The ‘method artist’ is engaged in a curious act of meditation, seeking understanding in the silent foothills of his creations. Devotion has long fostered a belief that objects or books can speak from God, or that God can speak through them. It is not unfamiliar to think that life resides in something other than the ‘alive’. For the artist, the practice of thinking and doing might produce a space in which the work begins to speak back from elsewhere. An utterance is made of an action and the artist is transformed from his role as creator to that of receiver. In this symbolic exchange of information between the maker and his craft we witness the complex unfolding of an alternative conversation: it is the quest for another (higher) language, one that can reach beyond the common tongue.

The temples hidden in Bartle’s potting sheds are as varied as the religious practices they represent. Placed deliberately upon a carpeted landscape they sit like devotional offerings on precious prayer mats, each one peculiar to its own traits. Simplicity and geometry frame the Islamic house, Taoism perches on a hilltop, Shinto runs freely down a waterfall whilst Hinduism ebbs and flows by the riverside. The plush elegance of Islamic tiles matches the gilded offerings of a Hindu shrine and untouchable Sikh artefacts rival the simple wooden furniture of Protestantism’s modest interiors.  But as we traverse this rich, visual landscape we might also find ourselves subsumed by its scriptural silence. Though holy books can be found beneath shrouds of cloth, the untouchable artefacts present us with a mute wall behind which we are forced to stand and stare.

Religion is not built on the practice of intuition; if a man makes a sacrifice at the temple of his god it is not by spiritual revelation alone: belief often seeks the support of language, of scripture.  Bartle may play out the role of a distanced devotee, humbly preparing for us an altar full of objects from which we can derive our own meaning, but we will still look to the provision of his language for revelation. In the absence of the author’s word we find ourselves swimming in a pool of symbolic reference points. The image, or the object, presents itself in its muteness as a limit to our understanding and personal interpretation fills the gap. The practice of a ritual imbues the object with purpose and meaning, but ritual is predominantly imposed upon the object by instruction, often in the form of text or command. Language steps in to speak out in the silence, but even this text falls victim to the infinite network of signs all clamouring to shed light onthe matter. Caught between language and practice we find ourselves on the threshold again, our minds tunnelling through time whilst our bodies remain fixed in space.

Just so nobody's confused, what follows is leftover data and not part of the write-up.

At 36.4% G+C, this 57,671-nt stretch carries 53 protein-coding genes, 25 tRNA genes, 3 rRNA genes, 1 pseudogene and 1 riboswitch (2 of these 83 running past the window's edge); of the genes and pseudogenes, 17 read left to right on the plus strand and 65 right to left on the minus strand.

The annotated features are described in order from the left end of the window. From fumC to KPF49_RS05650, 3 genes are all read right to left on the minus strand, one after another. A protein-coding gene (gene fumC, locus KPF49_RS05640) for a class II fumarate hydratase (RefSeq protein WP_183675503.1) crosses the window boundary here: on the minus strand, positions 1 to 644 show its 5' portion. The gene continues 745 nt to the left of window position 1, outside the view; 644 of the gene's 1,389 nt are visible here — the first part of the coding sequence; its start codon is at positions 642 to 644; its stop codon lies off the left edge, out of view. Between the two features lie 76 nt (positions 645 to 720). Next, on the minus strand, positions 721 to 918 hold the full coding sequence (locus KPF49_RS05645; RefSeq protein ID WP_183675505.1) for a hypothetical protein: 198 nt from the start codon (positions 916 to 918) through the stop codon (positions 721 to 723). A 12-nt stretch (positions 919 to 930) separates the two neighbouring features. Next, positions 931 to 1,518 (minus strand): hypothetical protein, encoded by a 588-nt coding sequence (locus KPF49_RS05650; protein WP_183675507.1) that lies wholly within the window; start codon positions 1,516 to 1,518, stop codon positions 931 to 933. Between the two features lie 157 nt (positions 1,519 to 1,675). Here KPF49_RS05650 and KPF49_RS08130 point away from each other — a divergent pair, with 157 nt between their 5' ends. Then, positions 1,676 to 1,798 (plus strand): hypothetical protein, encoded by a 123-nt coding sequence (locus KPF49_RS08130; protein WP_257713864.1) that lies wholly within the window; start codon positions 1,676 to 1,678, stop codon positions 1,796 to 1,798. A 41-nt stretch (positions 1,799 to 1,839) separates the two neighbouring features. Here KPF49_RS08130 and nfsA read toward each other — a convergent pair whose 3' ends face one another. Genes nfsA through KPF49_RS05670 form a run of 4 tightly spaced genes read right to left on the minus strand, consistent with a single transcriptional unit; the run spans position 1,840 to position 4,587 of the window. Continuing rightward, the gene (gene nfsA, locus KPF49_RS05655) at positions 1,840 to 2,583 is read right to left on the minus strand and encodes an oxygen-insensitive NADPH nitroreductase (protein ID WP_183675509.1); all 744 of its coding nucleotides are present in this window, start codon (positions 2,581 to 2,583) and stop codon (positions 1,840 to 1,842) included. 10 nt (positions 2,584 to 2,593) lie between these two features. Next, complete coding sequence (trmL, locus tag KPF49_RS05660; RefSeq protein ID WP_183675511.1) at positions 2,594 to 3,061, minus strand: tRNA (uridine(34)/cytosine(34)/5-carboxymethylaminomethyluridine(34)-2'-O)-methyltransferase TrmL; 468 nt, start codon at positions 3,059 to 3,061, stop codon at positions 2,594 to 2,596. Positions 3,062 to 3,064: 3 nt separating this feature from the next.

Deities at the bottom of the garden wants us to enter the quiet domain of its own private existence. Here we come not to find answers to the numerous questions posed by our world but to gaze upon the histories that have brought them into being. Here we are allowed to be still, silent and to enjoy the visual solitude of occupying a small garden shed with nothing but our own quiet thoughts to accompany us. Through the peepholes of this unusual diorama we find our inner country and are reminded that the world outside is a hub of activity from which we can occasionally retreat.

Bartle’s otherworldly sheds open up a complex and confessional space through which we might journey as pilgrims guided by the hand of the artist as we find refuge between the temples. It is a voyeuristic journey in time, excavating our own preconceptions, tantalizing us with the forbidden fruits of childish dreams and reminding us that the production and discovery of art is nothing less than a personal adventure.

Groys, Boris, ‘Religion in the Age of Digital Reproduction’,  E-flux Journal 2009:

Benjamin, Walter, The Work of Art in the Age of Mechanical Reproduction, Illuminations. London Fontana 1973. p. 217.

Scarry, Elaine. The Interior Structure of the Artifact, The Body in Pain. New York Oxford University Press, 1985

Deities at the bottom of the garden - plates.

The following images are available as Digital prints on Innova Fibaprint Gloss Archival (acid and lignin free) 300gsm paper, 111cm x 76cm.

12 editions of 30, signed and numbered by the artist, with a certificate of authentication.

Framed £392 each + £20 Postage | Unframed £280 each + £12 Postage

For details visit:

(Click on images for enlargements)

bahai bahai
buddhist buddhist
catholic catholic
hindu hindu
islam islam
judaism judaism
orthodox orthodox
pagan pagan
protestant protestant
shinto shinto
sikh sikh
taoist taoist